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Is Photoshopping OK When It Makes Someone’s Body Bigger?

I think we all agree that magazines have gone a little overboard with Photoshopping photos in a quest for perfection on their beautiful, glossy pages. It can be detrimental to women’s attitudes about our own bodies when we see models with pencil-like legs and whittled-down waists. But what about when photo retouching makes women larger than they are in real life? Is that also bad for us “real” women? In an interview with The Sunday Times, singer Beth Ditto of Gossip said the photos of her on the cover and inside the first issue of Love magazine were altered… to make her size 28 body appear even bigger:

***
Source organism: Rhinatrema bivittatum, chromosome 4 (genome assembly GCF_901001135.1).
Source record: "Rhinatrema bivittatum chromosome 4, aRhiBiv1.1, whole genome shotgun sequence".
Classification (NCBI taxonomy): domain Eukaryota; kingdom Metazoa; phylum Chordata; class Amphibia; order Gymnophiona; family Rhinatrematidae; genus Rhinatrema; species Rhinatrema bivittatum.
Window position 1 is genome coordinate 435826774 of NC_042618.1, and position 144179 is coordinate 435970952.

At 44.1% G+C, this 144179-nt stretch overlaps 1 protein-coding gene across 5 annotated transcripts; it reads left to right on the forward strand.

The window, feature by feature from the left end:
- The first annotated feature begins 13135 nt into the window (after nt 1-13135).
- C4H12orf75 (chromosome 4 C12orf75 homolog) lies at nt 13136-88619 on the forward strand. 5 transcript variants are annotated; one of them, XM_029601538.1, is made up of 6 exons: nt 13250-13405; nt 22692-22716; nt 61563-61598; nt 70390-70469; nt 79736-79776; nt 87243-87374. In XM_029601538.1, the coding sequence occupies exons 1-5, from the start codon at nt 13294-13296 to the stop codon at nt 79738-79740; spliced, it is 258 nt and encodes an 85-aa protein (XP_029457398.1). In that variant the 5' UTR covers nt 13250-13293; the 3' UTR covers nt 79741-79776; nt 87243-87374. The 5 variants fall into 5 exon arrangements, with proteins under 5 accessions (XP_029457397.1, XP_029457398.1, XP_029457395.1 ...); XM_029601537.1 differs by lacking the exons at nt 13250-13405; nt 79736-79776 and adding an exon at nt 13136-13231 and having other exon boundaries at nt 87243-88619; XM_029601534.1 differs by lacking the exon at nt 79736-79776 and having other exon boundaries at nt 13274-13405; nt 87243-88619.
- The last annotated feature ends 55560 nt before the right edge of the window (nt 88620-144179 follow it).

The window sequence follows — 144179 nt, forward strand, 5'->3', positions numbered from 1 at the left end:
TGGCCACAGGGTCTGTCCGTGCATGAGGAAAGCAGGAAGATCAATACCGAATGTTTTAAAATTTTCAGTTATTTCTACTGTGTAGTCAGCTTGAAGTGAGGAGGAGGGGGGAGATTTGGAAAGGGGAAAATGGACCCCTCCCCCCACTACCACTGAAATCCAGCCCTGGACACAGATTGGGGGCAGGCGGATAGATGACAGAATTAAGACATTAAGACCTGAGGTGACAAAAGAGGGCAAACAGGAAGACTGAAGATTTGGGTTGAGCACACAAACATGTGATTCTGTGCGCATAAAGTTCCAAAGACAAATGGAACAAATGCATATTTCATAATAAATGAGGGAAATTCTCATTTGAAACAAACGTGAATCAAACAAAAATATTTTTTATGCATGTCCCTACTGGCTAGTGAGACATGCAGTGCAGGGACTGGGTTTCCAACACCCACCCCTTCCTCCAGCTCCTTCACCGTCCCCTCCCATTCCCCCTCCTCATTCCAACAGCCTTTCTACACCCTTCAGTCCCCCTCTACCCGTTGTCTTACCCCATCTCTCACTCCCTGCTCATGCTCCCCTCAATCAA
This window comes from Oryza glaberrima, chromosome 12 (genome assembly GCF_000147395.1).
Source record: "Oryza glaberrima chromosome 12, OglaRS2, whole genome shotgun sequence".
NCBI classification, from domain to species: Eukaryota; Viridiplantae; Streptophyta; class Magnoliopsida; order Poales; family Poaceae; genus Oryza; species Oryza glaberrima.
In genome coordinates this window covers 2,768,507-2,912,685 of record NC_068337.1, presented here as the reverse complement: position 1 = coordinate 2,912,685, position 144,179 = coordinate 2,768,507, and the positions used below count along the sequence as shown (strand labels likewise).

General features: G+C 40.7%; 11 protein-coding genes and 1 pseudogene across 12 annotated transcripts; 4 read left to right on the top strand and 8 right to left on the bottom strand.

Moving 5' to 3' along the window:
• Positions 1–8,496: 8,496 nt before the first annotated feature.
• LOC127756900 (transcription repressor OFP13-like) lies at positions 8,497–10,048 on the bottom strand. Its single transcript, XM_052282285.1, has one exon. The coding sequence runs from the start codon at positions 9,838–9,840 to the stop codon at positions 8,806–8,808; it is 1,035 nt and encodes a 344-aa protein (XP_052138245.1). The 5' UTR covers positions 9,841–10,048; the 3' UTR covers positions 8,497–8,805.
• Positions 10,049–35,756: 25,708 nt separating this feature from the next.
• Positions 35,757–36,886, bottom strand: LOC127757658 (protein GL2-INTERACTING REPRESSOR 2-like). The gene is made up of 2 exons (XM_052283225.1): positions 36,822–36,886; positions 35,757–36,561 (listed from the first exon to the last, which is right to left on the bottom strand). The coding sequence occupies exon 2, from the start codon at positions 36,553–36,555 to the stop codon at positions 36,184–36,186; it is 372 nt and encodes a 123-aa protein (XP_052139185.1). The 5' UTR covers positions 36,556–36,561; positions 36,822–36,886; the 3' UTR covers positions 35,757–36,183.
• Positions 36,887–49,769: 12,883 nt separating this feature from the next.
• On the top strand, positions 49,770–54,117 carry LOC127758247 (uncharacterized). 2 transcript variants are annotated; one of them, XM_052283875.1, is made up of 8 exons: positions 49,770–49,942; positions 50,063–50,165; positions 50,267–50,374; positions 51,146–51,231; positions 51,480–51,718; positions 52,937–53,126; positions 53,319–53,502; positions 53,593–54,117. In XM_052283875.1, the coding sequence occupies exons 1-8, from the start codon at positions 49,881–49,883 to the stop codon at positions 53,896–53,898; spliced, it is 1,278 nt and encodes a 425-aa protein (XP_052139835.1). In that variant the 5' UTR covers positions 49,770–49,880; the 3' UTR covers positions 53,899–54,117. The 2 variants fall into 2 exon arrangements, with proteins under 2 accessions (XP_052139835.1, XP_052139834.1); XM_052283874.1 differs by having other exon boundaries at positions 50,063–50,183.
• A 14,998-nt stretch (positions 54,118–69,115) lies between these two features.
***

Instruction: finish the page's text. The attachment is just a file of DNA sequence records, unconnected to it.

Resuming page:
“Katie Grand [Love's editor] showed me the pictures and said, ‘Can you tell what we Photoshopped?’ I was, like, ‘No,’ and she goes, ‘We made you bigger!’

Beth Ditto is a very large woman, and adding or subtracting a pound or two wouldn’t make a noticeable difference to her size, but the fact that it was done takes away from the reality of the pictures. Does making a large woman bigger have as negative an effect on how we view our bodies as seeing the skinny-minis? Possibly. It’s great that big-time fashion labels see Ditto as a fashion icon and make her one-off versions of their creations to wear to events and in photo shoots (not everyone in magazine photos should be a twig), but her health is never discussed. Is she obese, or just plus-sized? Does she exercise, or is she a heart attack waiting to happen? By making a plus-sized fashion icon even more plus-sized, I hope we’re not creating a different ideal body where women add pounds to their own bodies, thinking, I can’t get Keira Knightley’s body, but Beth Ditto’s is just a hamburger away! [Times UK]

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